A higher speed gives coyotes an advantage not only for pursuing the dog but also for escaping its attacks. 

However, speed doesn’t guarantee victory. In fact, pitbulls have other aces up their sleeves that could turn the odds in their favor.

4. Jumping Abilities

While coyotes are fast, pitbulls can surely jump. As high as 13 feet into the air, to be more precise. They might not be as fast as coyotes when running, but they can cover an impressive distance with just one leap – something coyotes can’t do. 

In fact, a coyote can only jump about three feet into the air. But just because they can’t jump too high, it doesn’t mean that coyotes can’t overcome vertical obstacles. In fact, coyotes have strong hind legs and can climb over fences when necessary. 

In a potential fight against a pitbull, a coyote could use its climbing ability to flee. 

5. Teeth Length 

Another physical trait that could make a difference in a fight is the teeth length – and coyotes come out victorious in this department. 

In fact, their canines are about 1.45 inches long. Meanwhile, pitbulls have teeth about one inch or slightly longer. There are no specific studies on pitbulls alone, but scientists claim that this is true for most dog breeds based on research

Both species have strong and sharp teeth that can tear through flesh with a single bite.

6. Bite Force

Speaking about bites, coyotes also have an advantage when it comes to the actual bite force. 

A study on the comparative bite force in big biting mammals concluded that coyotes have a bite force quotient – which is the bite force adjusted for body mass – of 88.

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Their bite is weaker than a wolf’s or other wild animals, including bobcats, but would turn out to be around 727 PSI. 

Comparatively, wolves have a bite force quotient of 136, which turns out to be over 1,000 PSI, depending on the specimen’s size. 

There are no specific studies regarding the pitbull’s bite force.

However, general studies on the bite force in dogs concluded that large breed dogs have a bite force of up to 1,934 Newton. That’s about 313 PSI, which is about two times weaker than coyotes.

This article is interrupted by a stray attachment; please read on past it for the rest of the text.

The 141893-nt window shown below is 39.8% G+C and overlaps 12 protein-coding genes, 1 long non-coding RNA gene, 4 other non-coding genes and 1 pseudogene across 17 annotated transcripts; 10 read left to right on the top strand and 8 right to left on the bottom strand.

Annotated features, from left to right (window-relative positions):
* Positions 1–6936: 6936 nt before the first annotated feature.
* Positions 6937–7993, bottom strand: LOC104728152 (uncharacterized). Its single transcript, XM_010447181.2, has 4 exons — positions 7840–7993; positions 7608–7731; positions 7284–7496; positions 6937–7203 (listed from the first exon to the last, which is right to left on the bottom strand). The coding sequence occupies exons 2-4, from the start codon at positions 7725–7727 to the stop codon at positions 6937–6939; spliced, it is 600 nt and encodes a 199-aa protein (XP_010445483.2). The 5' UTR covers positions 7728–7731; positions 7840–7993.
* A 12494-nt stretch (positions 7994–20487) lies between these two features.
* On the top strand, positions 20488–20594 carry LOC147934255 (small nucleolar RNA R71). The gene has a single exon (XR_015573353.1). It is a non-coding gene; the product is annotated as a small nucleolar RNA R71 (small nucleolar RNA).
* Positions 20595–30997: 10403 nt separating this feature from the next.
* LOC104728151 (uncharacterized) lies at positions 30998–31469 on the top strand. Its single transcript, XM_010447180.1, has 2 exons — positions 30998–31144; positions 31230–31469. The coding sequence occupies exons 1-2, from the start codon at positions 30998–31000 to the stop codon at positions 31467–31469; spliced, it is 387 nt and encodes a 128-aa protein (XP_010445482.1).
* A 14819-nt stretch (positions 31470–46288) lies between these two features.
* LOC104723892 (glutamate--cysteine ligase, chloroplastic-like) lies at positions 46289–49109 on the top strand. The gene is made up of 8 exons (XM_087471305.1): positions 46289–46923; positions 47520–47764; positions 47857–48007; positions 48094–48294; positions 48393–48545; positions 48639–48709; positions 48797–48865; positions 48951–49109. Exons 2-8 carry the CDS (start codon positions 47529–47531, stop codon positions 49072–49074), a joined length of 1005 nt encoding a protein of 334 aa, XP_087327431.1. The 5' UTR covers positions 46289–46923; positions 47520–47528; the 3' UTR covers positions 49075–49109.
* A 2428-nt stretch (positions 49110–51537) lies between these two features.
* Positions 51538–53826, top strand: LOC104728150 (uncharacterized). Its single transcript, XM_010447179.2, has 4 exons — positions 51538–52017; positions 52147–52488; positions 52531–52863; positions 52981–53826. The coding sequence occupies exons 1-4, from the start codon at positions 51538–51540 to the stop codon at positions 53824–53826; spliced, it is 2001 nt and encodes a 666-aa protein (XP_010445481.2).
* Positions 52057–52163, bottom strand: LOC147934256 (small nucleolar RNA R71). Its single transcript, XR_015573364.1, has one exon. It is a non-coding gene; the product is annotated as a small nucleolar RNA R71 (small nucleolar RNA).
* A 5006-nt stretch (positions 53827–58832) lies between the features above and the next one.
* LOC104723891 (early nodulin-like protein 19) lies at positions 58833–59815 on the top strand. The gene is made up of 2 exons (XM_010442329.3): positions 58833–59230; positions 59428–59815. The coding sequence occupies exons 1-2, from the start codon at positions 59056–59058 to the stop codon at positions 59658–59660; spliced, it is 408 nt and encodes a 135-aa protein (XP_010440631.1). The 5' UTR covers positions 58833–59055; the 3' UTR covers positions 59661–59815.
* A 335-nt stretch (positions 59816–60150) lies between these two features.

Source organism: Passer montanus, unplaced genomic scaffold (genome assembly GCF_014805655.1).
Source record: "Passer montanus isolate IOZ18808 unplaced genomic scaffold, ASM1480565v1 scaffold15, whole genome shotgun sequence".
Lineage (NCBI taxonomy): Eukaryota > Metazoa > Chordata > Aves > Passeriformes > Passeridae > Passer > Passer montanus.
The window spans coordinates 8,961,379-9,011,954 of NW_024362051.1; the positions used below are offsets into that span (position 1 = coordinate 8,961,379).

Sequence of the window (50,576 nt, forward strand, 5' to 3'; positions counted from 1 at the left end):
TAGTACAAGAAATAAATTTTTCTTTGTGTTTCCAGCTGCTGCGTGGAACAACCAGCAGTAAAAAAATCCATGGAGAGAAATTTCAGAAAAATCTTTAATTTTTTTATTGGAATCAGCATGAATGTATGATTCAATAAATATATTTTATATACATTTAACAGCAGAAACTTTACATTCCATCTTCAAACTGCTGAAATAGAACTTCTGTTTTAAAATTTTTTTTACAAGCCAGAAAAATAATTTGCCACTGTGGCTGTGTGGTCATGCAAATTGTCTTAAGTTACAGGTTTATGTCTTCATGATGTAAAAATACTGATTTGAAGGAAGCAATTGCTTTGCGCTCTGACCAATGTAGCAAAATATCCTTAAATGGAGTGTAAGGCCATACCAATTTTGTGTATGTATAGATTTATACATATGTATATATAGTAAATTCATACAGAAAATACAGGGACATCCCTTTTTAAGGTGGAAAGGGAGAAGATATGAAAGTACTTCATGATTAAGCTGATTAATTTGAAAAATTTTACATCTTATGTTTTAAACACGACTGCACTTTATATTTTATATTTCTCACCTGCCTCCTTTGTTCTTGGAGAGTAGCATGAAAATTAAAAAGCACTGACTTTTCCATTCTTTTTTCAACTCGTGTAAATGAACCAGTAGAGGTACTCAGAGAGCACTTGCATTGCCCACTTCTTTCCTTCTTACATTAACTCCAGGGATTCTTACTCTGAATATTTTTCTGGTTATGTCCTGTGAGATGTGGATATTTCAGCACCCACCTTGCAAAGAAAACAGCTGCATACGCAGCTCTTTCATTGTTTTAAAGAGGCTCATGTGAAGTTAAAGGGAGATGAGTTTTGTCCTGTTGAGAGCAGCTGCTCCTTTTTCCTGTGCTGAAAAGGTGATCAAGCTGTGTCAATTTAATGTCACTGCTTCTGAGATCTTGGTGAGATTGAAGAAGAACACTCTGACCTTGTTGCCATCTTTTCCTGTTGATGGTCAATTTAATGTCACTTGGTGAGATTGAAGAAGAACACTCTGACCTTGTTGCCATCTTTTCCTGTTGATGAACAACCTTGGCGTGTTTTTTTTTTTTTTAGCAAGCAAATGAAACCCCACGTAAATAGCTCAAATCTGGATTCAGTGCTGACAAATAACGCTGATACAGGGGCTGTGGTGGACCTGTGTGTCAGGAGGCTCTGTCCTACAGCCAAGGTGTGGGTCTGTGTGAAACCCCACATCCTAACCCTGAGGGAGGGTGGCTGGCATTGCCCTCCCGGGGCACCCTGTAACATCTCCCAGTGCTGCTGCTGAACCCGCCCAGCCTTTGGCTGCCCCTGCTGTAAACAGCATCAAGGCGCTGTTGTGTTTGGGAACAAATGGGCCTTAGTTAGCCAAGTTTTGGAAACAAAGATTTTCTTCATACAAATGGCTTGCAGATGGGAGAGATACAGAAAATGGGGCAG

7. Strike Force

Coyotes may have longer teeth and stronger bites, but they are heavier than coyotes. This characteristic can give pitbulls an advantage, helping them gain a higher strike force. 

This force is measured by multiplying the speed at the moment of the impact by the body mass.

Thus, a large pitbull weighing 75 pounds and running at full speed could generate an impact force up to 2,250 lb.-ft./s, which is about 70 pounds of force. 

Coyotes might not be as heavy as pitbulls, but they are faster. A coyote weighing 50 pounds and running at full speed could generate an impact force of about 2,150 lb.-ft./s or 66 pounds. 

While these numbers show that pitbulls are physically stronger than coyotes, the difference isn’t huge. As such, larger coyotes are often more powerful than smaller pitbulls.

8. Behavior 

Coyotes and pitbulls alike are social animals; however, the two have very different behaviors because one is a wild animal while the other is domestic. 

Coyotes are semi-solitary creatures. They form packs and are monogamous, but they mostly prefer hunting or foraging alone. 

Pitbulls, like most dogs, have a pack instinct, but they are domestic dogs. Even if pitbulls were originally bred for fighting, they are now mostly kept as family pets.

Still, they are considered dangerous dogs, and keeping them is restricted in some cities or states by breed-specific laws.